The Olathe City Council on Tuesday approved rezoning 27 acres at the southwest corner of 119th Street and Pflumm Road for a 240-unit apartment complex.
The 6-1 vote came after almost a dozen neighbors spoke against the project and dozens more wrote letters and emails to the city voicing their own opposition.
But while the residents were unable to scuttle the project itself, they were able to persuade the council to ax plans to connect 123rd Street through the development to Pflumm Road as planned, a move they warned would have dumped fast-moving traffic on the doorstep of Heatherstone Elementary School.
“If we are going to make considerations and alterations to the infrastructure of our city based on residents that are not here in these apartments now, I plead with you to protect the citizens that are here and living in this neighborhood now,” said Tim Laughlin, who lives across the street from the school.
The thin strip of land has sat unused since being rezoned in 2001 and 2004 for mixed-use development, the most recent including a 14,000-square-foot pharmacy, a 5,000-square-foot bank, 151 residential units and a 5,000-square-foot daycare center.
Davis Development, an Atlanta-based firm, plans to build 23 two-story apartment buildings on the site. Nineteen of the buildings will have interior parking garages, and the rest will rely on surface parking.
The original plan included building a section of road across the development’s southern end to connect 123rd Street past South Summit Street to Pflumm Road, a feature that received lukewarm support from the developers but has been on the wish list of city transportation planners for some time. The planners said neighborhoods between 119th and 127th streets and between Pflumm and Black Bob roads currently have no access to the south or east. The intersection of 119th Street and Pflumm Road is currently graded as having a level of service of “F,” the worst possible.
Connecting 123rd Street to Pflumm Road, they said, would ease congestion at 119th Street and surrounding roads, as well as give residents greater flexibility.
But residents, particularly those living on South Summit Street, said opening that route would turn their quiet residential road into a major thoroughfare for drivers wanting to avoid traffic on 119th Street and find a quicker way to get to commercial development near Interstate 35.
Shannon Villasenor, who works as a crossing guard on 123rd Street west of Heatherstone Elementary, told council members she already has to deal with drivers regularly zooming through the crosswalk, a problem she said would get worse with more traffic. She warned that the developers didn’t have traffic studies that showed how much additional traffic would use 123rd Street once it was connected to Pflumm Road.
“This really scares me,” she said.
Other speakers focused on the development itself, which they said was out of character for the surrounding single-family neighborhoods and would affect their property values. In particular, they asked for additional landscaping to separate the apartments from surrounding houses and block light and noise leaking from the complex.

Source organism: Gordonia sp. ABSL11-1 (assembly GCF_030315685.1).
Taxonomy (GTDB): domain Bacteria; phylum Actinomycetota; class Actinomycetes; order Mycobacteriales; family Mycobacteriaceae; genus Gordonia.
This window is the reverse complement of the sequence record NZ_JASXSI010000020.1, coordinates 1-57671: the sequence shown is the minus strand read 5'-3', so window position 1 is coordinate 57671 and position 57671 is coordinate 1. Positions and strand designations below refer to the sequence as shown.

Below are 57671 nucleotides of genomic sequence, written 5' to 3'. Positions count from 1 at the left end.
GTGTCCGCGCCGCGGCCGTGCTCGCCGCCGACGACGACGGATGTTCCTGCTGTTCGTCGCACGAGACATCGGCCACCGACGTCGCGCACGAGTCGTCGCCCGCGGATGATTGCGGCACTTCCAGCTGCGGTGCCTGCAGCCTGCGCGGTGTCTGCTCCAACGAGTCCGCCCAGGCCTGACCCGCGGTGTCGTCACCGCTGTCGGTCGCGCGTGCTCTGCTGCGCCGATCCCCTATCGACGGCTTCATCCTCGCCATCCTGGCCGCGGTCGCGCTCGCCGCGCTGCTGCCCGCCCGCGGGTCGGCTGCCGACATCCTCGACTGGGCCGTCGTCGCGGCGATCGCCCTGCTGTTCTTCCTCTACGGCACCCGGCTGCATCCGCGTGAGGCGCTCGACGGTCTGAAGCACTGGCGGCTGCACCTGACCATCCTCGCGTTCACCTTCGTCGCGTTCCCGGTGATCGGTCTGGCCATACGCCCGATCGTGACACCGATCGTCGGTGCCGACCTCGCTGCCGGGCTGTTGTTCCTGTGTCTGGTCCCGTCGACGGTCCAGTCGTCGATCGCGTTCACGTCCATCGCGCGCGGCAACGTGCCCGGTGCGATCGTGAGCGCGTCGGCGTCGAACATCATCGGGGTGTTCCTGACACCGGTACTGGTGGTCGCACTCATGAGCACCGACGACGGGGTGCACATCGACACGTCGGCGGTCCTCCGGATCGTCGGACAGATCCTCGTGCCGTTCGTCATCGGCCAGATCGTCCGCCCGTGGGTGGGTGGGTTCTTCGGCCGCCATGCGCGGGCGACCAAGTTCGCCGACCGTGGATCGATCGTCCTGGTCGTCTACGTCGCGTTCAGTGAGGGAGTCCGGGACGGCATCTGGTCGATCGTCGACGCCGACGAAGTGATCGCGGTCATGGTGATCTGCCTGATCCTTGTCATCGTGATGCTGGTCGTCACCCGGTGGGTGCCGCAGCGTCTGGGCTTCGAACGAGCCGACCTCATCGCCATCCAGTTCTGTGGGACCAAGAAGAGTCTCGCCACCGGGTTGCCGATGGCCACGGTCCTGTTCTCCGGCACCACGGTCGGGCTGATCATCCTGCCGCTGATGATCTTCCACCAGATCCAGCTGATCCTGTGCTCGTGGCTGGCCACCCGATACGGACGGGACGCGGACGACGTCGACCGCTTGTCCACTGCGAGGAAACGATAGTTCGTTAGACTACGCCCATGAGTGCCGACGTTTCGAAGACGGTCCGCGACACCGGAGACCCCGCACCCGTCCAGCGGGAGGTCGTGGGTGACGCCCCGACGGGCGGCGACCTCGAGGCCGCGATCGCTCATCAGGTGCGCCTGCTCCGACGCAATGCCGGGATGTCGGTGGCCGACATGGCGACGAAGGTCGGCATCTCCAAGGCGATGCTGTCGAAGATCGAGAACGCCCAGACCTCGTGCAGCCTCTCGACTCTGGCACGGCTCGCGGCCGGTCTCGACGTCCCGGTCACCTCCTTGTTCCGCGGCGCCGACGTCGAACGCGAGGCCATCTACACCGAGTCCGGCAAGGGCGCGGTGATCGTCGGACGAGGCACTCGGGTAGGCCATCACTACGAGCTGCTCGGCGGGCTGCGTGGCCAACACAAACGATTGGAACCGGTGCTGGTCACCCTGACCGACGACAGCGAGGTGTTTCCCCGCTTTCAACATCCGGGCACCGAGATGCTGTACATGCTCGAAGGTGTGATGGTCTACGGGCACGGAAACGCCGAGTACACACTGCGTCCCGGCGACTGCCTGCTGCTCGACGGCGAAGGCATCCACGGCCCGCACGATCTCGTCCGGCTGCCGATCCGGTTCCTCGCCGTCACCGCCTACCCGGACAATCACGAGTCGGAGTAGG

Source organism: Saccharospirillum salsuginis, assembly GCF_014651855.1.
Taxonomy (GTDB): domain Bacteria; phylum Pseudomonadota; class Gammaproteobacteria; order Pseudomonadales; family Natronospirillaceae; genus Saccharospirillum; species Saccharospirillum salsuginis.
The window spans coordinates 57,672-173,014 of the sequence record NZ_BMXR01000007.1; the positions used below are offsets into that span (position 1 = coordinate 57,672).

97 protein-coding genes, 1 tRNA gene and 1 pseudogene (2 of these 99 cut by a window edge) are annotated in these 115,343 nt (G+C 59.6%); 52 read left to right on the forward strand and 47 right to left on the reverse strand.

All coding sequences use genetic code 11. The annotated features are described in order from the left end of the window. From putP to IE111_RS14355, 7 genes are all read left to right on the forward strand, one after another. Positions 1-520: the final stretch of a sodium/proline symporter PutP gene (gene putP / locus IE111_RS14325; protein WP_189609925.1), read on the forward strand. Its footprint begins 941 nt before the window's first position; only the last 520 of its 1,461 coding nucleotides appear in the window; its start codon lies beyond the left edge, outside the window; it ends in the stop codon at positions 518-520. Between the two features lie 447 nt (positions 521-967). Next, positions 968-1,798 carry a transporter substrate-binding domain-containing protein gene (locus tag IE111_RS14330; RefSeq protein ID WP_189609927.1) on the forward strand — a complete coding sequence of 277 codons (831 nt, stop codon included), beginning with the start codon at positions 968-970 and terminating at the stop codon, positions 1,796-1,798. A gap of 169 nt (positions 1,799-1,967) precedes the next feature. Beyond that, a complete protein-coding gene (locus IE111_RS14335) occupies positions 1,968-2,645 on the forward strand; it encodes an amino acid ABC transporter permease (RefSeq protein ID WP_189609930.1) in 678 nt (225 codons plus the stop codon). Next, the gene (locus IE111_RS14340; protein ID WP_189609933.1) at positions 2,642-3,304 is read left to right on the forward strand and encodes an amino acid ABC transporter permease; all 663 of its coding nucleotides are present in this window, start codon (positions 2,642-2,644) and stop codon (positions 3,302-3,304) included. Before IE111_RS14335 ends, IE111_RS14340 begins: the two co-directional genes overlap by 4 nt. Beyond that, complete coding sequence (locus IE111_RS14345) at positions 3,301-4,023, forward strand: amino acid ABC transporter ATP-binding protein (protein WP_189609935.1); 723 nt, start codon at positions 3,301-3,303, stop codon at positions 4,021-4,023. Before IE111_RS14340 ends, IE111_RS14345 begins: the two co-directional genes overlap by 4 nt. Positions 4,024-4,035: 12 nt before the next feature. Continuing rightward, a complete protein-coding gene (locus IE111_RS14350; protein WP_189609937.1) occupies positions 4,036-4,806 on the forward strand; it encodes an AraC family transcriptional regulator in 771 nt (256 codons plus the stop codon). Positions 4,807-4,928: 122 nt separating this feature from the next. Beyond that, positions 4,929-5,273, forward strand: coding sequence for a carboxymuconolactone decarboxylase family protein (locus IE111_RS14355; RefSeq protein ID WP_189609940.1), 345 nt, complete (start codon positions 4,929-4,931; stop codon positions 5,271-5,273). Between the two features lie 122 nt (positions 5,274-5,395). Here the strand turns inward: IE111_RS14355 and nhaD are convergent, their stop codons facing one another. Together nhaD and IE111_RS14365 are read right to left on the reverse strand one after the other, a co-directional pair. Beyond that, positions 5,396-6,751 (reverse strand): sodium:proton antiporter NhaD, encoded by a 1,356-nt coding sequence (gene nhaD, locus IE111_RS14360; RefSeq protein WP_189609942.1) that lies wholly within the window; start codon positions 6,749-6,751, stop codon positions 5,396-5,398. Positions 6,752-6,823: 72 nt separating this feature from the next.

Fred Hazel, chief financial officer of Davis Development, said his company had met with the neighbors and attempted to address some of their concerns. For example, he said the company planned to preserve more than 100 large trees surrounding the property and made sure most of the complex parking pointed away from neighbors. He added that the company was known for building quality complexes with materials similar to those used in single-family construction.
Those promises did not persuade many of the residents attending the meeting, however.
“A transient resident population of this apartment complex does not match the character of the neighborhood no matter what types of nice building materials are used,” said resident Lori Hilton.
Council members told the residents that they understood their concerns and that removing the extension of 123rd Street should resolve many of those. But they also pointed out the property is already zoned for much more dense development and has sat vacant for a long time.
“I think this is the best that we’re going to get,” said Councilman Jim Randall. “I think it’s going to be less intense. I think it’s going to be very attractive and well-managed, and I think it is what belongs here.”
Councilwoman Marge Vogt voted against the rezoning after noting that residents surrounding the property had filed a valid protest petition, which required a supermajority of council members to approve the development.
In other business:
▪ The council unanimously approved the 2018 budget, which increases total city spending by 9 percent to $366.7 million while providing a quarter-mill reduction of the property tax rate to 24.458 mills. A mill equals $1 of tax for each $1,000 of taxable value.
The budget also includes a 4 percent increase in water rates, a 5.2 percent increase in sewer rates, a 2 percent increase for storm water management fees and a 1.5 percent increase for residential solid waste fees.
▪ Council members also voted to purchase almost $300,000 in equipment for a new fueling station the city is building for its growing fleet of vehicles that use compressed natural gas.
City officials last fall signed off on the $3 million station under construction at the city’s public works facility at 1385 S. Robinson Drive, part of its effort to convert its fleet of garbage trucks from diesel to the cleaner-burning fuel, sometimes called CNG. Johnson County, which will use the station to refuel its CNG-powered transit buses, will pay a third of the project cost.
Josh Wood, the city’s fleet manager, told the council that switching to CNG will reduce polluting emissions from city vehicles by up to 29 percent and make the city less vulnerable to future spikes in diesel fuels prices.
The CNG station is expected to open early next year.
David Twiddy: email@example.com